Brownback says state is returning to feds $31.5 million health care reform grant
Topeka Gov. Sam Brownback on Tuesday rejected a $31.5 million grant from the federal government to implement a part of health care reform designed to allow Kansans to get the best insurance coverage possible.
In announcing the decision, Brownback, a Republican, said in a prepared statement, “There is much uncertainty surrounding the ability of the federal government to meet its already budgeted future spending obligations. Every state should be preparing for fewer federal resources, not more. To deal with that reality, Kansas needs to maintain maximum flexibility. That requires freeing Kansas from the strings attached to the Early Innovator Grant.”
Asked to elaborate on what federal requirements were attached to the grant, Brownback’s office did not respond.
Kansas Insurance Commissioner Sandy Praeger, also a Republican, who was administering the grant from the U.S. Department of Health and Human Services, said there were few strings attached.
“There are conditions with the grant that we were going to have to meet, but HHS has been incredibly flexible,” Praeger said.
“It’s a missed opportunity,” Praeger said of Brownback’s decision, “but I understand the politics.”
Republicans in Kansas and nationally are calling for repeal of President Barack Obama’s signature piece of legislation, the Patient Protection and Affordable Care Act.
At the American Legislative Exchange Council meeting last week in New Orleans, which key Kansas legislators attended, a topic of discussion was on ways legislators could return to their home states and take action to try to stop implementation of the law.
In ALEC’s “State Legislators Guide to Repealing ObamaCare” one of the strategies is for states to decline federal grant money that comes with “federal strings.”
Brownback, when he was in the U.S. Senate, voted against the legislation, and as governor has supported efforts to challenge it in court. However, he had earlier given his blessing to getting the grant.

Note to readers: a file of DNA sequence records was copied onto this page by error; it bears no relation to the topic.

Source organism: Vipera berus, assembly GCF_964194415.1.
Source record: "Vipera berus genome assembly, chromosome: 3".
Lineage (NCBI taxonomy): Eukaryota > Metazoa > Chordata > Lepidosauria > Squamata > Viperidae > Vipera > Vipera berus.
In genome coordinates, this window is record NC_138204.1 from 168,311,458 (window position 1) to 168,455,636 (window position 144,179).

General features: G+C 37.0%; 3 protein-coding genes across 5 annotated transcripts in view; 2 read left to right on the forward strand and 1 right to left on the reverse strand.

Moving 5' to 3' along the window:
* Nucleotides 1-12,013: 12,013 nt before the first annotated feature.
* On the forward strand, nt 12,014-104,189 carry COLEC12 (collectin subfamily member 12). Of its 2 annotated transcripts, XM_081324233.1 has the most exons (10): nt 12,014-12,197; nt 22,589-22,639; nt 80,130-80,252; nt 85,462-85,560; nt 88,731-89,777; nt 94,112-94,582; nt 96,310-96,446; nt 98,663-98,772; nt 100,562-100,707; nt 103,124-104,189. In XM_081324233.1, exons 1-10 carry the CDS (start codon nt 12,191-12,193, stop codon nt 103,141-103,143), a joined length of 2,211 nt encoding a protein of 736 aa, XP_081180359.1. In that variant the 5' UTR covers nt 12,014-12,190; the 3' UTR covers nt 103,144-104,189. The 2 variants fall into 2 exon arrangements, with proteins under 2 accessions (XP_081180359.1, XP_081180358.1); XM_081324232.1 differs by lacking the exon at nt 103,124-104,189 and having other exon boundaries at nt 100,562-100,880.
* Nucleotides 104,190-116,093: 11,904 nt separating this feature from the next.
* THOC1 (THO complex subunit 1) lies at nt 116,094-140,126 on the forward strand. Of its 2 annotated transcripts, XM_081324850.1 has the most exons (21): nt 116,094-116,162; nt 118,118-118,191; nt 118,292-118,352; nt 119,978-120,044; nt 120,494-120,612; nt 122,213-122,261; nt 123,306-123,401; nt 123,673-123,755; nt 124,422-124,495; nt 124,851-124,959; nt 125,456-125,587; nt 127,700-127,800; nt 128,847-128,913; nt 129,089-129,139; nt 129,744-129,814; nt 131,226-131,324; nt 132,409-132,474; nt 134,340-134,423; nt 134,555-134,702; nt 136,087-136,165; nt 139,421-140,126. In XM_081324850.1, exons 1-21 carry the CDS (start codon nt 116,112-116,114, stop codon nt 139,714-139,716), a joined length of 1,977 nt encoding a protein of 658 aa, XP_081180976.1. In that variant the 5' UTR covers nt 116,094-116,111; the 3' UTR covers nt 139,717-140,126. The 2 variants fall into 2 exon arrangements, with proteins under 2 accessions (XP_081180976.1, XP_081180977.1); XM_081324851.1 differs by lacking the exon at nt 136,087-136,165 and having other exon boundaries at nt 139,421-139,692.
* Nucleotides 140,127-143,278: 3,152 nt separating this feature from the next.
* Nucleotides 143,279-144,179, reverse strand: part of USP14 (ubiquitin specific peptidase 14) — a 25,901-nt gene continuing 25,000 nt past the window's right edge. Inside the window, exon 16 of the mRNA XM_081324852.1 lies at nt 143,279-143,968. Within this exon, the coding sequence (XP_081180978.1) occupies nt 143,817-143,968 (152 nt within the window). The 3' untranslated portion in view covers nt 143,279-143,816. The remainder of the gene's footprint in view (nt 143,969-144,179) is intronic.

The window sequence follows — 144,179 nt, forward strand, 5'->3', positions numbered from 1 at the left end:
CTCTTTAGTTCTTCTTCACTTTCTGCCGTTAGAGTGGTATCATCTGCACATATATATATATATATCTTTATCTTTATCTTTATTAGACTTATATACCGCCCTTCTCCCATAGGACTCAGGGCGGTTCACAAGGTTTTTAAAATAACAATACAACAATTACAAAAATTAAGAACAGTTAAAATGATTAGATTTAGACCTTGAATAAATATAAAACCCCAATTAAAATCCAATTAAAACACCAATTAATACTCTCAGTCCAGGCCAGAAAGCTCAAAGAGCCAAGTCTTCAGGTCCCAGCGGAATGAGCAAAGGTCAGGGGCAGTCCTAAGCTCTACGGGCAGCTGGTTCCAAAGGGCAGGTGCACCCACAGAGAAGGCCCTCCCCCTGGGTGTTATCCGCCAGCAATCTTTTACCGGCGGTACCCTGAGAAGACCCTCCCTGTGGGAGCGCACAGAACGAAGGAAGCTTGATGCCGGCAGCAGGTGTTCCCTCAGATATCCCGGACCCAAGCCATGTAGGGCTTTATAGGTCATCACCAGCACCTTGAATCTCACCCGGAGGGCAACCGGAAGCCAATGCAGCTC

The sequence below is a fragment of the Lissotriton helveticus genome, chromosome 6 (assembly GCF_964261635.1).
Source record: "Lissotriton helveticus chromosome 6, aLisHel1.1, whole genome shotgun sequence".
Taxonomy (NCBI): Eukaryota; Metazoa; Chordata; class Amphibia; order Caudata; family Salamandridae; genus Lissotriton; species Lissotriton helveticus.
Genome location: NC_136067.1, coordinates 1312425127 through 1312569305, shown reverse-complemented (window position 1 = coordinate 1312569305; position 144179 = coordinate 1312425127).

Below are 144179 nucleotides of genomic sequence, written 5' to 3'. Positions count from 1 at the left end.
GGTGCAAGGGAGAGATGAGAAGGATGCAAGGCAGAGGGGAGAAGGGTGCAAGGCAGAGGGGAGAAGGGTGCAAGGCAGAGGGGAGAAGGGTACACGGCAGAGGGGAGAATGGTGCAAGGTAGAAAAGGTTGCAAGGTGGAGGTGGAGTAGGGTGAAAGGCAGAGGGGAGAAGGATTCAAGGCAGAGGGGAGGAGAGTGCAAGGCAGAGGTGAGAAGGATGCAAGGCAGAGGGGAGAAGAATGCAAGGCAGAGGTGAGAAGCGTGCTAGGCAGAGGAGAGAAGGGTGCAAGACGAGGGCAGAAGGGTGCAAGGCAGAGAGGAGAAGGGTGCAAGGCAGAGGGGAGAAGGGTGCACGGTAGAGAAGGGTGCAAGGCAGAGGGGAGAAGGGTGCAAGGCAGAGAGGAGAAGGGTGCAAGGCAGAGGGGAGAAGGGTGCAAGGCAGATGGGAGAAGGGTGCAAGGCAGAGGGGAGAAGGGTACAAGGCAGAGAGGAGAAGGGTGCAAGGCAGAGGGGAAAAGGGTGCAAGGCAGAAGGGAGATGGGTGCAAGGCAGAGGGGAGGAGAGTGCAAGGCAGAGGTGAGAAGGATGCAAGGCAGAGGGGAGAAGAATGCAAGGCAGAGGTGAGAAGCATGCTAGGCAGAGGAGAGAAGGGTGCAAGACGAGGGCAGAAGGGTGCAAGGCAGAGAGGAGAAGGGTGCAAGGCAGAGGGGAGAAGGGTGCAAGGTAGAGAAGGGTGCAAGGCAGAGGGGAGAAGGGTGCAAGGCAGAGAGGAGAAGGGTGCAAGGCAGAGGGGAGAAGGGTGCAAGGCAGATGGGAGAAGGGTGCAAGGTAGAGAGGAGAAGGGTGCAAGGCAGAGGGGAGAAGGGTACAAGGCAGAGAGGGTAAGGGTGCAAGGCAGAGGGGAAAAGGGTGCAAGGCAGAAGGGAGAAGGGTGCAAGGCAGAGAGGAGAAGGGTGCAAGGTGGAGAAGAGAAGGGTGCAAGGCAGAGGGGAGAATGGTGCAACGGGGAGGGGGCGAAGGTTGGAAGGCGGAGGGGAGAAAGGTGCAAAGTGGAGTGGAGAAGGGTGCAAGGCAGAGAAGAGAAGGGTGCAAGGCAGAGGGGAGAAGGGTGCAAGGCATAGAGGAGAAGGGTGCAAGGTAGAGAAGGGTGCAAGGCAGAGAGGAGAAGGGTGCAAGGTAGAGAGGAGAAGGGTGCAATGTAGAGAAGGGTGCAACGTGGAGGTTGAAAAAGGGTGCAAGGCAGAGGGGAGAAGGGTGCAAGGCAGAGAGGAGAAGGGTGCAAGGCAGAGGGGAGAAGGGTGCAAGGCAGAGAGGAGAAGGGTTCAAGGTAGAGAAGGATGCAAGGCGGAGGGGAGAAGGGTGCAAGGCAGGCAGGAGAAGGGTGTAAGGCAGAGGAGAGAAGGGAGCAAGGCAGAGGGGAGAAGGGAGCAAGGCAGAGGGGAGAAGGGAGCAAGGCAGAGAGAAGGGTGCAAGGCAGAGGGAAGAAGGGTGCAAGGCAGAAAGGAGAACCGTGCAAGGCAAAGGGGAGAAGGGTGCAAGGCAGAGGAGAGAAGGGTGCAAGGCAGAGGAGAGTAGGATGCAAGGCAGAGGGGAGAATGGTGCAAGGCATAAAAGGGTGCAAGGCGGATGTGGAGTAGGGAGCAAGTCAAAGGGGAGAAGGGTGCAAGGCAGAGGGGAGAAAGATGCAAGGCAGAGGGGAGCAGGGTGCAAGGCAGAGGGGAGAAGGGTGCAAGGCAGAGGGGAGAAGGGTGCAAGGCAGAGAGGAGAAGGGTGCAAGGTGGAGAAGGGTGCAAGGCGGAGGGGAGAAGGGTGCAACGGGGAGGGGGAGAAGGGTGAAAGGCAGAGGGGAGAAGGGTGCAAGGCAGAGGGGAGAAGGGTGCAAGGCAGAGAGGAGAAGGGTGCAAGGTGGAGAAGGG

On Tuesday, Praeger was brought into a conference call led by Lt. Gov. Jeff Colyer, who said the state was opting out of the grant.
In February, HHS announced the award of seven agreements to states to help design and implement the information technology infrastructure needed to operate health insurance exchanges.
Kansas was one of the seven set to receive $31.5 million. At the time, HHS Secretary Kathleen Sebelius, and former Kansas governor, said, “Early innovator states will play a critical role in developing a consumer-friendly marketplace where insurers must compete to deliver the best deal. These grants ensure that consumers in every state will be able to easily navigate their way through health insurance options.”
In April, Oklahoma opted out of its grant. Now Kansas has followed.
Kansas Democrats criticized Brownback’s decision.
Democratic Party Chairwoman Joan Wagnon said, “Brownback showed he cared more about kowtowing to the extremists of his own political party than the people of Kansas.”
Senate Democratic Leader Anthony Hensley of Topeka said, “Over the years, I’ve heard conservative legislators consistently complain about unfunded mandates.
“Now, with a funded mandate available, Gov. Brownback has decided to opt out, forcing future funding to come from the state general fund. Kansas taxpayers can’t afford to pay for Gov. Brownback’s political grandstanding.”
House Republicans rallied to Brownback’s side.
House Speaker Mike O’Neal, R-Hutchinson, said, “With strings attached, an unknown ultimate price tag and an unworkable timeline, the ‘early innovator’ grant involves unreasonable risk. The governor made the right decision. We must continue to focus on health solutions that meet the needs of Kansans.”
Praeger lamented the loss of the grant. “We really had an opportunity to create a process that really worked well for us,” she said. Now, she continued, if the health reform law is upheld, the federal government will probably develop Kansas’ exchange. The loss of the grant funds could also impact efforts to improve the state’s Medicaid system, she said.
Praeger, a former state senator from Lawrence, said making affordable health care available shouldn’t be consumed in partisan politics. “It’s about doing the right thing,” she said.